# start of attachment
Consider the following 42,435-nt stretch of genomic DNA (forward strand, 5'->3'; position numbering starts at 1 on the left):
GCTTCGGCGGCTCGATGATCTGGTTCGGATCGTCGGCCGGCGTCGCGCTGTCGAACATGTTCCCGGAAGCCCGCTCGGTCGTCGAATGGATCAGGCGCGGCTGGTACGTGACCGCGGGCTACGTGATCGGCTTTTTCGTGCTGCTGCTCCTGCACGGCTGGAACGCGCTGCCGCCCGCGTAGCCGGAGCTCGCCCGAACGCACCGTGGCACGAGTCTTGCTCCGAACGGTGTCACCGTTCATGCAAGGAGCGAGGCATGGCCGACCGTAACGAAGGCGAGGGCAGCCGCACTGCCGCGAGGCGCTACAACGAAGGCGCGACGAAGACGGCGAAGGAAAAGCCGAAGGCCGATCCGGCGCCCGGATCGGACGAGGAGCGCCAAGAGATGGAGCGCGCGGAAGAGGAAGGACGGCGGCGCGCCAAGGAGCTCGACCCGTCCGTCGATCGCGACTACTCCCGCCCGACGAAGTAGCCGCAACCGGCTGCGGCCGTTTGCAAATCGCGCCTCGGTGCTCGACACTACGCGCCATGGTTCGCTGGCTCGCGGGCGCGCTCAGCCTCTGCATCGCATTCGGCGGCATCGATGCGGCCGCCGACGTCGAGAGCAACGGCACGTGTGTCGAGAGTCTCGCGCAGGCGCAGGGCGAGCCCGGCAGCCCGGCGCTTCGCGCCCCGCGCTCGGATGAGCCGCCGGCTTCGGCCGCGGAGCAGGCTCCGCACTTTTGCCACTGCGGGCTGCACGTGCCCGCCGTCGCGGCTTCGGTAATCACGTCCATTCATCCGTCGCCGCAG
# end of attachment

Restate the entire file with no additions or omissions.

Consider the following 42,435-nt stretch of genomic DNA (forward strand, 5'->3'; position numbering starts at 1 on the left):
GCTTCGGCGGCTCGATGATCTGGTTCGGATCGTCGGCCGGCGTCGCGCTGTCGAACATGTTCCCGGAAGCCCGCTCGGTCGTCGAATGGATCAGGCGCGGCTGGTACGTGACCGCGGGCTACGTGATCGGCTTTTTCGTGCTGCTGCTCCTGCACGGCTGGAACGCGCTGCCGCCCGCGTAGCCGGAGCTCGCCCGAACGCACCGTGGCACGAGTCTTGCTCCGAACGGTGTCACCGTTCATGCAAGGAGCGAGGCATGGCCGACCGTAACGAAGGCGAGGGCAGCCGCACTGCCGCGAGGCGCTACAACGAAGGCGCGACGAAGACGGCGAAGGAAAAGCCGAAGGCCGATCCGGCGCCCGGATCGGACGAGGAGCGCCAAGAGATGGAGCGCGCGGAAGAGGAAGGACGGCGGCGCGCCAAGGAGCTCGACCCGTCCGTCGATCGCGACTACTCCCGCCCGACGAAGTAGCCGCAACCGGCTGCGGCCGTTTGCAAATCGCGCCTCGGTGCTCGACACTACGCGCCATGGTTCGCTGGCTCGCGGGCGCGCTCAGCCTCTGCATCGCATTCGGCGGCATCGATGCGGCCGCCGACGTCGAGAGCAACGGCACGTGTGTCGAGAGTCTCGCGCAGGCGCAGGGCGAGCCCGGCAGCCCGGCGCTTCGCGCCCCGCGCTCGGATGAGCCGCCGGCTTCGGCCGCGGAGCAGGCTCCGCACTTTTGCCACTGCGGGCTGCACGTGCCCGCCGTCGCGGCTTCGGTAATCACGTCCATTCATCCGTCGCCGCAG